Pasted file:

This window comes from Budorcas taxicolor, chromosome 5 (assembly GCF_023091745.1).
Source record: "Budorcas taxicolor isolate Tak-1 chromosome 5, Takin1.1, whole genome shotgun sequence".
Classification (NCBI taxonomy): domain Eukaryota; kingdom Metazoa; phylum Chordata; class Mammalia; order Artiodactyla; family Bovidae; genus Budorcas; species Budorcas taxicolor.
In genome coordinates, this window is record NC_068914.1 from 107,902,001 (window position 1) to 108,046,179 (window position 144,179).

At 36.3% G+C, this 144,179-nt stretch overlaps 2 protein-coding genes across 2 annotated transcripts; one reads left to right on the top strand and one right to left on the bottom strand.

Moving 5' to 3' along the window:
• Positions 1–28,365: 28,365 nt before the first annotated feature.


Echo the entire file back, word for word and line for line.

This window comes from Budorcas taxicolor, chromosome 5 (assembly GCF_023091745.1).
Source record: "Budorcas taxicolor isolate Tak-1 chromosome 5, Takin1.1, whole genome shotgun sequence".
Classification (NCBI taxonomy): domain Eukaryota; kingdom Metazoa; phylum Chordata; class Mammalia; order Artiodactyla; family Bovidae; genus Budorcas; species Budorcas taxicolor.
In genome coordinates, this window is record NC_068914.1 from 107,902,001 (window position 1) to 108,046,179 (window position 144,179).

At 36.3% G+C, this 144,179-nt stretch overlaps 2 protein-coding genes across 2 annotated transcripts; one reads left to right on the top strand and one right to left on the bottom strand.

Moving 5' to 3' along the window:
• Positions 1–28,365: 28,365 nt before the first annotated feature.